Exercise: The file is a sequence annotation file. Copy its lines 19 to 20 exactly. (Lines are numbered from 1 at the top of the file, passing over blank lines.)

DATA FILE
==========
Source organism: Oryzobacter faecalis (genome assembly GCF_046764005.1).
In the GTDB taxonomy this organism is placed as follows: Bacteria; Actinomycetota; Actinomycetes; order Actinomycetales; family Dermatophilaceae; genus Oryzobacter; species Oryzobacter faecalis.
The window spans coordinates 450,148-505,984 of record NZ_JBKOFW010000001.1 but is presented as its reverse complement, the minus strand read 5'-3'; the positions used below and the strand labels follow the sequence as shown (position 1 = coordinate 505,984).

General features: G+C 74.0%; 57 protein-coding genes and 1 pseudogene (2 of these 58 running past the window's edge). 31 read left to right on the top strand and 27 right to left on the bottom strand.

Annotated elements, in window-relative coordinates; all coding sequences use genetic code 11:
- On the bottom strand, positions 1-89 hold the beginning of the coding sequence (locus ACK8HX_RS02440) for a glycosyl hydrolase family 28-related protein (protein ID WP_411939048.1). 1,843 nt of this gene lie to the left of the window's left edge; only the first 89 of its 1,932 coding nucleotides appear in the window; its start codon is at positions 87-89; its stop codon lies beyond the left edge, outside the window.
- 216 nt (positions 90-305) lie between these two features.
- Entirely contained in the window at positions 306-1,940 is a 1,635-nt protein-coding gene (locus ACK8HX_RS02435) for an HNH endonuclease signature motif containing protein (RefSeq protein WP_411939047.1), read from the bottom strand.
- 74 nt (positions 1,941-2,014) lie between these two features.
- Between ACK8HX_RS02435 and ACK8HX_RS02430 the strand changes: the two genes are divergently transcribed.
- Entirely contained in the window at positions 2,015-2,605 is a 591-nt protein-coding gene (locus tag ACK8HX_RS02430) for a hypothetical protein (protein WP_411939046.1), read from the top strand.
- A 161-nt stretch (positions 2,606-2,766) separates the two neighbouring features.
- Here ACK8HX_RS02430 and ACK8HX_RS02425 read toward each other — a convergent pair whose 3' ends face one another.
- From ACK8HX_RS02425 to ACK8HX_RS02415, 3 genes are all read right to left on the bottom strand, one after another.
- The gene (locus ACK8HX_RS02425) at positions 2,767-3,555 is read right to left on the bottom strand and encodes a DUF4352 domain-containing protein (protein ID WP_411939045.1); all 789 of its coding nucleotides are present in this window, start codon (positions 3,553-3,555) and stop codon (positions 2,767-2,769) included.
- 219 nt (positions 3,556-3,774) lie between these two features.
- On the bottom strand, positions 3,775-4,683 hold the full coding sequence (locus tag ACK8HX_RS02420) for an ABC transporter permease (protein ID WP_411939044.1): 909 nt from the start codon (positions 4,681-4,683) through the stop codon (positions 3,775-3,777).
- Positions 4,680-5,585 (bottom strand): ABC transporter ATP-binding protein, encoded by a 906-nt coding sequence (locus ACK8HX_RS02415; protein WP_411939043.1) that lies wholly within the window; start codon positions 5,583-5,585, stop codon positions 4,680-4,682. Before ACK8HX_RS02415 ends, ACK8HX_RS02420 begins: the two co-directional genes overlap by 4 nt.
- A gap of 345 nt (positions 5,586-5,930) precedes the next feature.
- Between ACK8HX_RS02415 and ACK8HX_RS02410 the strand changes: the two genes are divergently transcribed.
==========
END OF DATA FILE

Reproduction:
- A gap of 345 nt (positions 5,586-5,930) precedes the next feature.
- Between ACK8HX_RS02415 and ACK8HX_RS02410 the strand changes: the two genes are divergently transcribed.